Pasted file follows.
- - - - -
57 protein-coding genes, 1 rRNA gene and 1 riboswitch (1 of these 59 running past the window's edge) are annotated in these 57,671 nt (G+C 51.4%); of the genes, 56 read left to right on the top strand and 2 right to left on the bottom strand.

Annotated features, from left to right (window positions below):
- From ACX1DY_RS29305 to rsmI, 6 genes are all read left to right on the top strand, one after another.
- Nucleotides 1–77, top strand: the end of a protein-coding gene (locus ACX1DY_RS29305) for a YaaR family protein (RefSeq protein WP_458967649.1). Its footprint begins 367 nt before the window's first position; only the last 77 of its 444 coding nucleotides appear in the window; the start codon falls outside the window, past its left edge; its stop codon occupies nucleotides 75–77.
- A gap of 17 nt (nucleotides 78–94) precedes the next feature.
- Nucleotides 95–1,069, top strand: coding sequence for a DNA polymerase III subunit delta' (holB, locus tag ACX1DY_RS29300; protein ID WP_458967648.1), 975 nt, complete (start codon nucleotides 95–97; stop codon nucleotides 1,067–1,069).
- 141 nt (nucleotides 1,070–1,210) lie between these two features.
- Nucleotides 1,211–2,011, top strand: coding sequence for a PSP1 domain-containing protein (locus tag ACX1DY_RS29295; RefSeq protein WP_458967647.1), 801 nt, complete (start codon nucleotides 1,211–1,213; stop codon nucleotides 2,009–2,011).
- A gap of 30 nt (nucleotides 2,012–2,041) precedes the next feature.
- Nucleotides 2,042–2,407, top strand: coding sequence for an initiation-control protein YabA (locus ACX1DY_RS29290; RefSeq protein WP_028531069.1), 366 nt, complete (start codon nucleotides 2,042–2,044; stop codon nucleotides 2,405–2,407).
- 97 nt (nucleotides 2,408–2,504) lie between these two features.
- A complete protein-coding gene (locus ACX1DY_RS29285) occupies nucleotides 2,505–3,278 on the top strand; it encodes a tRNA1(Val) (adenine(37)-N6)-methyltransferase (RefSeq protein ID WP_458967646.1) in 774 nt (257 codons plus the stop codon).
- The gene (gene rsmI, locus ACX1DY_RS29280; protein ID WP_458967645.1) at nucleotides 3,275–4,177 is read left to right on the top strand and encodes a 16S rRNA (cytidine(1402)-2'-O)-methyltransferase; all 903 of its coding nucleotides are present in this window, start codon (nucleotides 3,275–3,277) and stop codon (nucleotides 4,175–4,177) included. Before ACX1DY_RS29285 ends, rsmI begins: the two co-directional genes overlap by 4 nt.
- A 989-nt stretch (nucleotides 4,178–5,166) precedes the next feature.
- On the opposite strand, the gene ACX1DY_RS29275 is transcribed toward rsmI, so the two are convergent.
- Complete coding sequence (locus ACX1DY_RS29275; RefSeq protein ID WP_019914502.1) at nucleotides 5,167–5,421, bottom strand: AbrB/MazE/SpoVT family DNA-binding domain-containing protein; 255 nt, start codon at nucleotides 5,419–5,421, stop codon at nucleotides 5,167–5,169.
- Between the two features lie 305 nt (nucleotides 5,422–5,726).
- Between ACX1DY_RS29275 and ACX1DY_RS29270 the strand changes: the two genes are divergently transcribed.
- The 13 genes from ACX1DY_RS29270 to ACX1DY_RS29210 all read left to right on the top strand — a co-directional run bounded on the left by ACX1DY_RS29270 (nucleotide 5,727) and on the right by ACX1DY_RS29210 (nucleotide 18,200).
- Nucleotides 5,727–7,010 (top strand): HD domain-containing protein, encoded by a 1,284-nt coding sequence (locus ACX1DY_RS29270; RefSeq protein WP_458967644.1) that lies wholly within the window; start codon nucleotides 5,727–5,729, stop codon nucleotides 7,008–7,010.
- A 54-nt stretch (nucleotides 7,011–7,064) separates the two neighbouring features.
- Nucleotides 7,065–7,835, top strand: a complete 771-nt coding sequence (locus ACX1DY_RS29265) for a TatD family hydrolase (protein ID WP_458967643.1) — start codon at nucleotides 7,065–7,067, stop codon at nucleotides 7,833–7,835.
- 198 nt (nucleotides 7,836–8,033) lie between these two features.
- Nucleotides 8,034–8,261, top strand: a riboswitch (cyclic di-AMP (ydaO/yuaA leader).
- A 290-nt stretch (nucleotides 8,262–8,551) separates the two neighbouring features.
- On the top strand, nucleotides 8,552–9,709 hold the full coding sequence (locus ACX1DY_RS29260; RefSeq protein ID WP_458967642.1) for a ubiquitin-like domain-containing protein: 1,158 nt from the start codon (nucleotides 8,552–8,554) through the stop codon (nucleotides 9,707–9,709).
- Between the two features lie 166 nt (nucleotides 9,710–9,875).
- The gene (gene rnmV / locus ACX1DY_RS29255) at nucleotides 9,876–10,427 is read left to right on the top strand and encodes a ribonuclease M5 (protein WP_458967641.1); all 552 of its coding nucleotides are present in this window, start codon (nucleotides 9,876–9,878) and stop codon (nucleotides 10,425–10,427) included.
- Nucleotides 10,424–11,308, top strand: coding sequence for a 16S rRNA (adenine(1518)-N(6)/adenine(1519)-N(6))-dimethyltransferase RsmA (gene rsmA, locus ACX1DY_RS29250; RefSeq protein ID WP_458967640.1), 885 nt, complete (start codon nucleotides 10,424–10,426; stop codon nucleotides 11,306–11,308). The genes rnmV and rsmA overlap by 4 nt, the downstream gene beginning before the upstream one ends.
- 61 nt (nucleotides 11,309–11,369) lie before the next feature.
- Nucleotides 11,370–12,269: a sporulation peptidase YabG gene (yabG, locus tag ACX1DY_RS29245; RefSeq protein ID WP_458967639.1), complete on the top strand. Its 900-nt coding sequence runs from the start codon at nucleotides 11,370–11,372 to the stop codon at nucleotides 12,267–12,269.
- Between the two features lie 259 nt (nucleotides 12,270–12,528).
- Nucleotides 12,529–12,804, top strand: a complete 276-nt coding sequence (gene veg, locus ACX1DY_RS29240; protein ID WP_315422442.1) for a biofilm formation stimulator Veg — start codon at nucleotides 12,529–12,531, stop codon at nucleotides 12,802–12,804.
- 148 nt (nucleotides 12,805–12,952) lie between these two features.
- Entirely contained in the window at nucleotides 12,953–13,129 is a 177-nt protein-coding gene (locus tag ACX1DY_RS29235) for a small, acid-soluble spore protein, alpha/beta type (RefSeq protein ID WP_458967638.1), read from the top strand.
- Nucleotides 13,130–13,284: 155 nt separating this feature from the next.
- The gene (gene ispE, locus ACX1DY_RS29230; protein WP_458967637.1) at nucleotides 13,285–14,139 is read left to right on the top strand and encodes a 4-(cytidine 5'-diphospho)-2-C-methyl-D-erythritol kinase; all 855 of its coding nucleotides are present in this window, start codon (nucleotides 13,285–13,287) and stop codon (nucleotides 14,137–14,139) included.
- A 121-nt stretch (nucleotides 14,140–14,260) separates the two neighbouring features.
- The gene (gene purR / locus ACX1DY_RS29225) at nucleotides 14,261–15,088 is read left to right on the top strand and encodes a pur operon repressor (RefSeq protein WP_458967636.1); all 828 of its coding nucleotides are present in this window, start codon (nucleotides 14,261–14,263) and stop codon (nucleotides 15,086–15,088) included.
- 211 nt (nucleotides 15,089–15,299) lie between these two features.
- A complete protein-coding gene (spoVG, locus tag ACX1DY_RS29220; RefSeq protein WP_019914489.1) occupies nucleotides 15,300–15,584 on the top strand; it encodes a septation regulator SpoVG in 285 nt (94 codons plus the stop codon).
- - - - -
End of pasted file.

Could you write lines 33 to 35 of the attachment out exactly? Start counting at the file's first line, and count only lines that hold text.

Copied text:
- Nucleotides 12,529–12,804, top strand: a complete 276-nt coding sequence (gene veg, locus ACX1DY_RS29240; protein ID WP_315422442.1) for a biofilm formation stimulator Veg — start codon at nucleotides 12,529–12,531, stop codon at nucleotides 12,802–12,804.
- 148 nt (nucleotides 12,805–12,952) lie between these two features.
- Entirely contained in the window at nucleotides 12,953–13,129 is a 177-nt protein-coding gene (locus tag ACX1DY_RS29235) for a small, acid-soluble spore protein, alpha/beta type (RefSeq protein ID WP_458967638.1), read from the top strand.